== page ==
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Digital Information


Understand how information is represented in a digital computer and practice working with binary numbers.

Classical Computers

"Classical" computers refer to the conventional, electronic machines that we use in everyday life today. Your laptop, your phone, and your smartwatch all qualify as classical computers. These modern marvels are exceptional at solving problems of this nature:

Given some function \(f\), and some input value \(x\), what is \(f(x)\)?

In other words, they are exceptional at computing function outputs. This should come as no surprise, given the name "computer". To accomplish this task, the function \(f\) and the input value \(x\) both need to be represented in some format that the computer can interpret and process. There are a lot of different ways to accomplish this, but through our scientific experimentation and engineering, we as a society have collectively settled on the following general conventions for most classical computers:

  • Values are represented in binary (base-2), where the fundamental unit (each digit of a number) is referred to as a "bit".
  • Functions are represented as sequences of binary arithmetic operations.

The exact implementations of these principles vary from device to device. For example, bits can be represented as voltage levels in a cable, or electric charge polarity in a flash memory cell, or magnetic field orientation in a hard drive platter. Similarly, the specific binary arithmetic operations that comprise a function can vary from processor to processor, based on its supported instruction set (like MIPS, ARM, or x64). Whatever the particulars are, the important thing is that these two ideas are the fundamental concepts that classical computers are built upon.

To explain how quantum computers work and why they're so powerful, we want to spend a little more time talking about classical bits and machine instructions first. This is a very brief refresher on the lowest level of how classical computers operate. In the next page, we'll go over how this relates to modern software engineering tools and practices.


Diving deep into the weeds of computer science may seem like it is an unnecessarily low-level explanation, but we assure you, it's worth your time to refresh on these concepts. The reason we bring them up is because we, as classical software engineers, take a lot of this stuff for granted. Decades of research and iteration have given us high-level programming languages that completely abstract how classical computers work under the hood, but the quantum world doesn't have this legacy to build upon. There is no high-level language for quantum computers yet, at least not in the sense that the hardware details are abstracted away. In the quantum world we have to deal with individual bits, bit registers, logic gates, explicit memory management, and functions as sequences of explicit bitwise instructions. A good knowledge of how classical computers handle these things will go a long way to helping you understand quantum software development.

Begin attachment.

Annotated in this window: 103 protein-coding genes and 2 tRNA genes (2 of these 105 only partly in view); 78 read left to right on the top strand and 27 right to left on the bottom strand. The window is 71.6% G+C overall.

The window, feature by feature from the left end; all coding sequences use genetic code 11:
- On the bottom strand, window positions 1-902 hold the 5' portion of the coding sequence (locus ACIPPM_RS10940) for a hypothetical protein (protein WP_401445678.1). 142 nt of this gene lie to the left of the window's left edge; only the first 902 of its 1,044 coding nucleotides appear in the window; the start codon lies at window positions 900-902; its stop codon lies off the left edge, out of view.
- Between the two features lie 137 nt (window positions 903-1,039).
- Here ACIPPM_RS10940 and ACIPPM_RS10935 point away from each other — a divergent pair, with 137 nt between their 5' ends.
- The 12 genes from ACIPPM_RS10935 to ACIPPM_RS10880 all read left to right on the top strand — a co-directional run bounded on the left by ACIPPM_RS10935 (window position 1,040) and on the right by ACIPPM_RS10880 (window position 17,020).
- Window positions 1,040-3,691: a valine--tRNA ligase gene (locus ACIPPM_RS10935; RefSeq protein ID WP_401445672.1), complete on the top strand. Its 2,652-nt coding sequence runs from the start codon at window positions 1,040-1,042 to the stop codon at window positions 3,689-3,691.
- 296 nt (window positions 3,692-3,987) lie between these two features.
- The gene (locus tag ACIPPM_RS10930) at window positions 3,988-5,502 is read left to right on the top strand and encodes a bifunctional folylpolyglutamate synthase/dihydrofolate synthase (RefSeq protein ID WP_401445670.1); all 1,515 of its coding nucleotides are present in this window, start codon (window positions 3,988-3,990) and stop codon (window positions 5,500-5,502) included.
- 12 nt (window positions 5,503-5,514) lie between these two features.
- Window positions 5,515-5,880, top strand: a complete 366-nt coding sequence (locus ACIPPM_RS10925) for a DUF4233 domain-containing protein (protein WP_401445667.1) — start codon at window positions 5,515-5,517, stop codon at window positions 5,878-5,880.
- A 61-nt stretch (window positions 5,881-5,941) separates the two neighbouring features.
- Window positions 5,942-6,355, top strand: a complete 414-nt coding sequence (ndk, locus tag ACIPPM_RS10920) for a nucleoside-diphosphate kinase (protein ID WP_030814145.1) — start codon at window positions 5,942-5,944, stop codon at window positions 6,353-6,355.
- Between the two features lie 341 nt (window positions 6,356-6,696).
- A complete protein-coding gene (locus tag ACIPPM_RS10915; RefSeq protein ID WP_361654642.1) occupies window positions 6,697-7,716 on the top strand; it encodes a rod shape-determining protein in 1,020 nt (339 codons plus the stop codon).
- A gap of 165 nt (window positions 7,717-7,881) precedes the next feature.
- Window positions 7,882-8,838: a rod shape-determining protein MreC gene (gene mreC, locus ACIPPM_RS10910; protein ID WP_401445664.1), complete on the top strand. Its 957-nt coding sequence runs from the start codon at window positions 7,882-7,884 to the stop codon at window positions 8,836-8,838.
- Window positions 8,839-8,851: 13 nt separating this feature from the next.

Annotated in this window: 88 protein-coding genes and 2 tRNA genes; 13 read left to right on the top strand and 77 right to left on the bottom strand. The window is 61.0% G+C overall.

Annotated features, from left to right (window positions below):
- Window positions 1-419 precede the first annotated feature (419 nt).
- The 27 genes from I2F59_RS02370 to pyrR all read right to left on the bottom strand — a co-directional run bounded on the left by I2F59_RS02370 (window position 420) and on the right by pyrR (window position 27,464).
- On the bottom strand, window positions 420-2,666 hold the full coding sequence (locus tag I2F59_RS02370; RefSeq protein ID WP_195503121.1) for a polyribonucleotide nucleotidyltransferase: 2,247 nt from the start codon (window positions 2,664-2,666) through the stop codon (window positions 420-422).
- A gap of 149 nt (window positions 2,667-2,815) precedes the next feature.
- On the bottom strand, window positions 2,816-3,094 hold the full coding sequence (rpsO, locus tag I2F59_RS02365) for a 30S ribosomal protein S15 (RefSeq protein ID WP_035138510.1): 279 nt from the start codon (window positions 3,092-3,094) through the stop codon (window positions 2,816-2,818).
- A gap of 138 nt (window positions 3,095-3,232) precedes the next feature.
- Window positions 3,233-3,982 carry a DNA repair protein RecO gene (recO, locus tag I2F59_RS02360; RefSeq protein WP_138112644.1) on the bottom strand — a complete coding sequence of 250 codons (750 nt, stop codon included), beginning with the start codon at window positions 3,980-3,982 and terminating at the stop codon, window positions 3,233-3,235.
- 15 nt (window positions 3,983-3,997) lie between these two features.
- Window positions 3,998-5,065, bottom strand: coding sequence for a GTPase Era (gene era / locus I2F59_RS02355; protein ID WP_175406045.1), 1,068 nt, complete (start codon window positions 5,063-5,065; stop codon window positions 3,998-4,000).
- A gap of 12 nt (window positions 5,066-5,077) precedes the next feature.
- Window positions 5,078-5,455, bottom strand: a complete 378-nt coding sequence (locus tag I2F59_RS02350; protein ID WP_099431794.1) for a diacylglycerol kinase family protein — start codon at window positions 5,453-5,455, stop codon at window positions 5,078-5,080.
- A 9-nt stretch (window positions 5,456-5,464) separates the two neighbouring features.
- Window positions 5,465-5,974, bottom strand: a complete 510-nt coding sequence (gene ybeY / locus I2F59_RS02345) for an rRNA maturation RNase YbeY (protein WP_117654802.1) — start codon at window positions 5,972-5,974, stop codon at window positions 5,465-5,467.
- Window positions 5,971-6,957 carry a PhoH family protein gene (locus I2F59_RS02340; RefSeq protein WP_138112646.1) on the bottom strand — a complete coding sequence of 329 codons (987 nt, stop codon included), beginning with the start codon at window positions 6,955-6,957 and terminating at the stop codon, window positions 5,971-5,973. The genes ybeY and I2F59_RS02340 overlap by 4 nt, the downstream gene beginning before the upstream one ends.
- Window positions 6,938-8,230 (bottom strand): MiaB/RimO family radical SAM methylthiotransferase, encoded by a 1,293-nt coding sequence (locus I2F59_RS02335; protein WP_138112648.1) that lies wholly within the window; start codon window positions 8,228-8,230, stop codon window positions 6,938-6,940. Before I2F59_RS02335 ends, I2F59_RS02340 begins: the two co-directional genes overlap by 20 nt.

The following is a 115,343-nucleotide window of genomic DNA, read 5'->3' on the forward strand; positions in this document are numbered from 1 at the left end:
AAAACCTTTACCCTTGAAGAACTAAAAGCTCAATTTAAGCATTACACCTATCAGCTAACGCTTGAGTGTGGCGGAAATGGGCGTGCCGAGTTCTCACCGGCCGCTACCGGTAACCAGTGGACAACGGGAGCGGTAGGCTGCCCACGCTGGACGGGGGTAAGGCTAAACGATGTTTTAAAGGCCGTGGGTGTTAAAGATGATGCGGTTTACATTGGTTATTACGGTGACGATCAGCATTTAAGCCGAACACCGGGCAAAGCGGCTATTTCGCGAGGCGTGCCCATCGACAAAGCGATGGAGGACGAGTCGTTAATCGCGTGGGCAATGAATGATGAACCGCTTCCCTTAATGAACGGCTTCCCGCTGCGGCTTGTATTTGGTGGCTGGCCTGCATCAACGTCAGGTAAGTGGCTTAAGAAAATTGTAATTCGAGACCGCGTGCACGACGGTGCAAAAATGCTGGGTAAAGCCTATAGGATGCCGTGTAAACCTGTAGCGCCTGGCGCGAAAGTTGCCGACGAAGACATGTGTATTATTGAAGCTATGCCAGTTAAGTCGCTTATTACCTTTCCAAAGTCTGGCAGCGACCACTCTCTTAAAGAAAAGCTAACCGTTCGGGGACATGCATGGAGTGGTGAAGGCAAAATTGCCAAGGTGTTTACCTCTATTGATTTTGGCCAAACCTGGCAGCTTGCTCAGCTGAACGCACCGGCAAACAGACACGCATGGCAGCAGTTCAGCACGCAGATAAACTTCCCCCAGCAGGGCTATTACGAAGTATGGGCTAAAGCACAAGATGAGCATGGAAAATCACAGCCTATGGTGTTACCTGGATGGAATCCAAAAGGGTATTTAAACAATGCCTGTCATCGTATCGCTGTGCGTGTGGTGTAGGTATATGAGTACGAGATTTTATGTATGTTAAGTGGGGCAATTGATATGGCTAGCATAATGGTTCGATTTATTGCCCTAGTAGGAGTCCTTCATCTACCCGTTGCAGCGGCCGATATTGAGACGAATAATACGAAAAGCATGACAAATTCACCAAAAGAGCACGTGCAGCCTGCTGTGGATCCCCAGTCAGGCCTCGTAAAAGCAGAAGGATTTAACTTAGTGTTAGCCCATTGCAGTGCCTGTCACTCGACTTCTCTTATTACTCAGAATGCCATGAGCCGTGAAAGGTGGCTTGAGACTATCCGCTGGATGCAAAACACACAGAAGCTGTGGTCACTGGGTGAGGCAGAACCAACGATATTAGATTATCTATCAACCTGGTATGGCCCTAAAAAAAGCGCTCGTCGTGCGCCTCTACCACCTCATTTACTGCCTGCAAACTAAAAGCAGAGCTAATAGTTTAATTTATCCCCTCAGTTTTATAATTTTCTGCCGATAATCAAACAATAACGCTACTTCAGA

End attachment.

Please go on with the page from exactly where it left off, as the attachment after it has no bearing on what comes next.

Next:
Binary Numbers

In binary, there are only two valid values for a digit: 0 and 1. We call each digit of a binary number a bit. Just like how decimal numbers are simply strings of digits that can be any number from 0 to 9, binary numbers are just strings of 0s and 1s. However, instead of each digit representing a power of 10, bits represent powers of 2. Any whole number can be expressed as a sum of powers of 2, so we can write it in binary. For example, consider the number 44:

\[ \begin{aligned} 44 &= 32 + 8 + 4 \\~\\ &= 2^5 + 2^3 + 2^2 \\~\\ &= 1 \cdot 2^5 + 0 \cdot 2^4 + 1 \cdot 2^3 + 1 \cdot 2^2 + 0 \cdot 2^1 + 0 \cdot 2^0 \end{aligned} \]

Using the coefficients in front of each term, we can write the binary form of 44:

\[ 44_d = 101100_b \]

Here, the subscript \(d\) means the number is in decimal, and the subscript \(b\) means that it's in binary. This kind of notation isn't really a standard convention - the base of the number you're looking at is usually defined by its context. For this section, though, I'll use it so you can tell which base a number is in.

Additional Materials

Knowledge Check


What is \(6\) in binary (base two)?


What is \(10000_2\) in decimal (base ten)?


\[ 1010_2 + 111_2 = \; ? \]


What is \(18\) in hexadecimal (base sixteen)?


What is \(FF_{16}\) (a.k.a. 0xFF) in decimal?


What is \(1001 0110_2\) in hexadecimal?


What word is ASCII encoded as 0x7175616E74756D ?

Last update: February 15, 2022